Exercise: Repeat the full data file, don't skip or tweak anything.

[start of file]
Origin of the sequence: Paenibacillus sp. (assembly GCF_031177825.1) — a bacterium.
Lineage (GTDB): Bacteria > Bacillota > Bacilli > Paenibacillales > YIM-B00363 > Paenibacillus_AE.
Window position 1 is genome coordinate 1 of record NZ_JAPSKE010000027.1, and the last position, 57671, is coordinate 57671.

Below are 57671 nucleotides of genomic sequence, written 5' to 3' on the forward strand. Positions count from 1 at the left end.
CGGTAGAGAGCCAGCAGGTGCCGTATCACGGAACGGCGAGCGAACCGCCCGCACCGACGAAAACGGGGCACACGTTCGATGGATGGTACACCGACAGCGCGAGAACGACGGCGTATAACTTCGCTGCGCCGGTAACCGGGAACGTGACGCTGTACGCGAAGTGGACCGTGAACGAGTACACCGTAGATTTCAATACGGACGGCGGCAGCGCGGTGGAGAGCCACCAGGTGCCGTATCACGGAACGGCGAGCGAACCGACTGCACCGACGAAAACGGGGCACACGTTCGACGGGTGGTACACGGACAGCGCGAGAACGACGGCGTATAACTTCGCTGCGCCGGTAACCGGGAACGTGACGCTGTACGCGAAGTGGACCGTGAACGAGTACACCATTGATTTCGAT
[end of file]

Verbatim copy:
Origin of the sequence: Paenibacillus sp. (assembly GCF_031177825.1) — a bacterium.
Lineage (GTDB): Bacteria > Bacillota > Bacilli > Paenibacillales > YIM-B00363 > Paenibacillus_AE.
Window position 1 is genome coordinate 1 of record NZ_JAPSKE010000027.1, and the last position, 57671, is coordinate 57671.

Below are 57671 nucleotides of genomic sequence, written 5' to 3' on the forward strand. Positions count from 1 at the left end.
CGGTAGAGAGCCAGCAGGTGCCGTATCACGGAACGGCGAGCGAACCGCCCGCACCGACGAAAACGGGGCACACGTTCGATGGATGGTACACCGACAGCGCGAGAACGACGGCGTATAACTTCGCTGCGCCGGTAACCGGGAACGTGACGCTGTACGCGAAGTGGACCGTGAACGAGTACACCGTAGATTTCAATACGGACGGCGGCAGCGCGGTGGAGAGCCACCAGGTGCCGTATCACGGAACGGCGAGCGAACCGACTGCACCGACGAAAACGGGGCACACGTTCGACGGGTGGTACACGGACAGCGCGAGAACGACGGCGTATAACTTCGCTGCGCCGGTAACCGGGAACGTGACGCTGTACGCGAAGTGGACCGTGAACGAGTACACCATTGATTTCGAT